Until the salmon arrive in the river in late August the grizzly bears of Knight Inlet find their food on the beach. This bear was scrapping mussels and barnacles from the rocks to obtain the protein necessary to keep it alive. These are eaten “in the shell” and with our motor turned off we can hear the crunching as well as the scrapping of claws. This look was “you are in my comfort zone” so we slowly backed off a few meters.
Once the salmon have arrived and after August 24th (per Government Regulations) we move up the Glendale River to the viewing platform to view grizzlies waiting for salmon. These two grizzlies (look carefully) were very good at catching salmon as one caught and moved off it eat its fish the other waited for a salmon to come within reach.
Grizzly bear cubs are born in the den in January or Febuary. The cubs will weigh approximately 500 grams ( 1 ½ pound) at birth, and arrive into the world blind, hairless, and toothless. The cubs will grow to weigh 3-4 kg (7-9 lbs.) prior to emerging from the den in spring. This photo was taken in early September so these first year cubs are six or seven months old. As you can see from the photo that this mother grizzly is still nursing. The milk from a grizzly is rich in fat, approximately 30% compared to a cow at 3% so these cubs will weight 27 – 45 kg. (60 to 100 pounds). Also the photo shows the difference in size in the three cubs the one being much larger. This is common and shows which of these cubs has a better chance of survival.
Two incredible photographs the first being a humpback whale lunging through a ball of herring directly toward the boat. A perfect photo showing the herring in the spray, the baleen along the lower jaw and the growth on the pectoral fins. The second shows a female orca coming out of the water on its back with a calf on its belly. A unique photo that I have never seen duplicated or heard of from another guide in the area. Comparing the two photos one would say the humpback is much clearer, more close-up and would win as a photo until you were told that the orca photo was taken twenty of more years ago on 35mm film. So no second chance or multiple digital shots just a once in a lifetime photo.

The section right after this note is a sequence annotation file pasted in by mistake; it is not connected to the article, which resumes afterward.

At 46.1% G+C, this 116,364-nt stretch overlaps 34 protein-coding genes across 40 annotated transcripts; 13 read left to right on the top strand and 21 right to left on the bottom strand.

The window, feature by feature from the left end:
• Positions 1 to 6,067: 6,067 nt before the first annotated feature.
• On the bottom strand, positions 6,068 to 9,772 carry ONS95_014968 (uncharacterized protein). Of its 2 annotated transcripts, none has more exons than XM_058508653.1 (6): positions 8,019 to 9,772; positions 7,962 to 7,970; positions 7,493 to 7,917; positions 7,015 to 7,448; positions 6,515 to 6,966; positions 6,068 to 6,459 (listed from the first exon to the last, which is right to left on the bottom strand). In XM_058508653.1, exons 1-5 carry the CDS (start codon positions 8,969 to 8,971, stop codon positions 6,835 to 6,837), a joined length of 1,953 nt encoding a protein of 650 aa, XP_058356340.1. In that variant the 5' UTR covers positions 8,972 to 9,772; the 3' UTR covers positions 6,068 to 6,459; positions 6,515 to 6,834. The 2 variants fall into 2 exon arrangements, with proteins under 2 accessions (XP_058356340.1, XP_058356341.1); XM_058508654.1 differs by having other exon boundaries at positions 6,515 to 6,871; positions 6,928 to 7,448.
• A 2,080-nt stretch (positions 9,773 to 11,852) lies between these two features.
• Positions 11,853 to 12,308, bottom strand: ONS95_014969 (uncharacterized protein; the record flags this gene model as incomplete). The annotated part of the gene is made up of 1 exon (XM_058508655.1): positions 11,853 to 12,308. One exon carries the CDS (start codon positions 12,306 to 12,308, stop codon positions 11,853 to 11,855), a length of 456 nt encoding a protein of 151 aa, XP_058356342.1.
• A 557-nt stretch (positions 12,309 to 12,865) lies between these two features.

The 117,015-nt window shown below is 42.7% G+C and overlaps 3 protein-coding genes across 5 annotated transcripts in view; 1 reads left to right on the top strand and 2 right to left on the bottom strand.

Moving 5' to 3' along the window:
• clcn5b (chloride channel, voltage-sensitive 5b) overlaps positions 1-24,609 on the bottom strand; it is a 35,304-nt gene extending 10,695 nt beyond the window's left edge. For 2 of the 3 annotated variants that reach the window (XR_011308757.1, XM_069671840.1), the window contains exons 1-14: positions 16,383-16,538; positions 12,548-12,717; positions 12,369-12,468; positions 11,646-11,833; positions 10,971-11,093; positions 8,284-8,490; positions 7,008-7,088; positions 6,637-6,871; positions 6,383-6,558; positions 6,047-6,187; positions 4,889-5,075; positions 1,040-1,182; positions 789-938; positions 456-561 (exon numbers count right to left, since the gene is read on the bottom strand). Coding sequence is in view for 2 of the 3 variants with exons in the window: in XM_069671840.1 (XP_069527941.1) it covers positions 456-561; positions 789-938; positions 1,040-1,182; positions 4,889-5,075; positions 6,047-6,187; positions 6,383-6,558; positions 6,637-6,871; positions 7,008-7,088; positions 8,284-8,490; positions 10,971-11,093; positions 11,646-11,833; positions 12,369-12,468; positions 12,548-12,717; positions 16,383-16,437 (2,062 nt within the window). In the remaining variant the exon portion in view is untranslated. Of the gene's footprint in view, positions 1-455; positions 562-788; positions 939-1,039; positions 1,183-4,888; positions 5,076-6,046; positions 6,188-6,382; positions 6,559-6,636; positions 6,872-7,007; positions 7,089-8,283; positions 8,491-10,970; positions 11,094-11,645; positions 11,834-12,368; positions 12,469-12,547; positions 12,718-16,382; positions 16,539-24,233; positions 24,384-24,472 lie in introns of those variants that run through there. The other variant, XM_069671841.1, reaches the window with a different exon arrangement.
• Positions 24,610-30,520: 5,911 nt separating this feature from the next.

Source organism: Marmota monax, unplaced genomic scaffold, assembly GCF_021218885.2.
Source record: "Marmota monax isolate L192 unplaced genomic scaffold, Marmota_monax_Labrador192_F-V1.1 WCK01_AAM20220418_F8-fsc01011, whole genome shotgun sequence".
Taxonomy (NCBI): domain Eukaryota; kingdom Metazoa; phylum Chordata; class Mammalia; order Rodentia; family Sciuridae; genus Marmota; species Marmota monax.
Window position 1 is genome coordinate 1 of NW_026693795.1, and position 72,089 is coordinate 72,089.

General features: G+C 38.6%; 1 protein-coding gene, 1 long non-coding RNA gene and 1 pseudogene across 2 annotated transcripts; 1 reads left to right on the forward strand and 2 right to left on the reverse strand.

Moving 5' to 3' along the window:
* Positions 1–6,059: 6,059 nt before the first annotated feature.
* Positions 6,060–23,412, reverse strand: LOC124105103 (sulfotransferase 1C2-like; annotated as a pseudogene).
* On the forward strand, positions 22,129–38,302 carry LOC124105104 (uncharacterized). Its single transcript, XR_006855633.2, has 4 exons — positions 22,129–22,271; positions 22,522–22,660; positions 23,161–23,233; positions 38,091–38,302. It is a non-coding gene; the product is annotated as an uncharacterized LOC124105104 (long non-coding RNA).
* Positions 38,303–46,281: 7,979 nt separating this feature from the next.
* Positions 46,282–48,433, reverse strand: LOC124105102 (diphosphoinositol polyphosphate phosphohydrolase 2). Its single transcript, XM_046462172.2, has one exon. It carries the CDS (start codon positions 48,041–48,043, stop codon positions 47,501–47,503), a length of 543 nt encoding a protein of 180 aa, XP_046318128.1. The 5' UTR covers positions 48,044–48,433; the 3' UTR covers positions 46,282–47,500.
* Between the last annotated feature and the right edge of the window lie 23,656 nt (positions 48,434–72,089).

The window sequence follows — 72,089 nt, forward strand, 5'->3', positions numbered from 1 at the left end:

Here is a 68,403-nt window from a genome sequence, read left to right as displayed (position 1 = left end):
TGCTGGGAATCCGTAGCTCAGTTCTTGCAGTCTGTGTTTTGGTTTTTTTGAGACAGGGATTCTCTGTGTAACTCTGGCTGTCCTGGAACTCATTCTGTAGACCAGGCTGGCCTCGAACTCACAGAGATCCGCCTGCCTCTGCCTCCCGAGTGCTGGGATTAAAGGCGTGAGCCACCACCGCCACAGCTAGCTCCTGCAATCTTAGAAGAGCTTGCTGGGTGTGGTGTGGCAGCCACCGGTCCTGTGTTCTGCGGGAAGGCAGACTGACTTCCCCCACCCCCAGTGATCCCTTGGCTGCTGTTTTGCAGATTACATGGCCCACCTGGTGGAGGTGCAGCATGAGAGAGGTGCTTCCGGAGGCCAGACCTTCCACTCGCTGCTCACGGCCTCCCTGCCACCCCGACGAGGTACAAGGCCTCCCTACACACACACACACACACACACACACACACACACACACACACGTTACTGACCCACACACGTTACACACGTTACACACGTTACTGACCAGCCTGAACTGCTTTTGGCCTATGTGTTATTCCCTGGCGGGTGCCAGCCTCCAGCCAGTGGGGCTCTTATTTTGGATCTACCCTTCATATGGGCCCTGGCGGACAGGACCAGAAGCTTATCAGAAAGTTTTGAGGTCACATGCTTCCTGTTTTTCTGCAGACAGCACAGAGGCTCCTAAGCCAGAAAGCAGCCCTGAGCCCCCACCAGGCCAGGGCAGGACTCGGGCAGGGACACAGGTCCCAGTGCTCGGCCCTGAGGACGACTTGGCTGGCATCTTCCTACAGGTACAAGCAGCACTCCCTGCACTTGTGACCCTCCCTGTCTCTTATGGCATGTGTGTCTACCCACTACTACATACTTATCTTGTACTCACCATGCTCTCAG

This grizzly bear had just spent some time rolling in the grass at the backside of the first viewing stand on Knight Inlet’s Glendale River. If you take time to look at January 1, 20014 post it shows a section of Google map showing the location of the viewing stand on the rivers spawning channel. This bear has just left from beneath the stand and is strolling down the finger of land that separates the natural river from the holding pool where the salmon wait before entering the spawning area. The grizzly bears in our viewing area have come to tolerate or presence and ignore the click of cameras. As long as there are no flashes or sudden loud noises all in fine. Tim O’Neil of Great Britain provided this photo.
Photo time 8/25/2015 11:11 First day on the grizzly bear viewing stands is August 25 and as yesterdays post shows the first photos are of the salmon because the grizzly bears are not on the river. But 13 minutes later the grizzlies arrive and I remember that it was a good day because Glen reported eighteen grizzlies on his first day at the stands.
Harbour Seals are a very common sight on all of our trips. We often take them for granted, because there are so many of them in the area. They feed on various fish, but herring and salmon make up the bulk of their diet. Thanks to Felix for the great picture
Always trying for an interesting photo while on a wildlife tour and this time it worked. The whale’s tail gets the attention but I wanted to focus on the sooty shearwater. The heading of an article I found reads “Longest Animal Migration Measured, Bird Flies 40,000 Miles a Year”. Sooty shearwaters migrate nearly 40,000 miles (64,000 kilometers) a year, flying from New Zealand to the North Pacific Ocean every summer in search of food. The birds leave New Zealand in the Southern Hemisphere’s winter—summer in the Northern Hemisphere—and take advantage of prevailing winds along different portions of their migration route. Our area is a resting point and feeding area as they return home in September.”
We often see mother and cubs while viewing the Grizzly Bears. Grizzly Bears are slow reproducers, but the mothers take excellent care of their young. These bears are near the river and the mother is doing a good survey for potential dangers before venturing out with her cub.
We are very lucky to be located in the Great Bear Rainforest, where the wildlife is plentiful and the scenery is spectacular. Often we take for granted the little things, which are also beautiful, such as this small falls entering Knight Inlet. The larger waterfall in the back is Rainbow Falls, which is just past Glendale Cove where we do most of our Grizzly Bear watching.
For perspective the pile of rocks at the bottom of this photo are the same pile of rocks at the top left corner of the photo on the December 1st post. That means that this grizzly is less than 15 meters (yards) from the viewing platform and still doing what bears do in the wild. To the grizzly bears we are part of the natural surroundings and are ignored unless someone forgets to turn off their flash or gets to excited and raises their voice. We are predictable that is why the viewing times are set each day.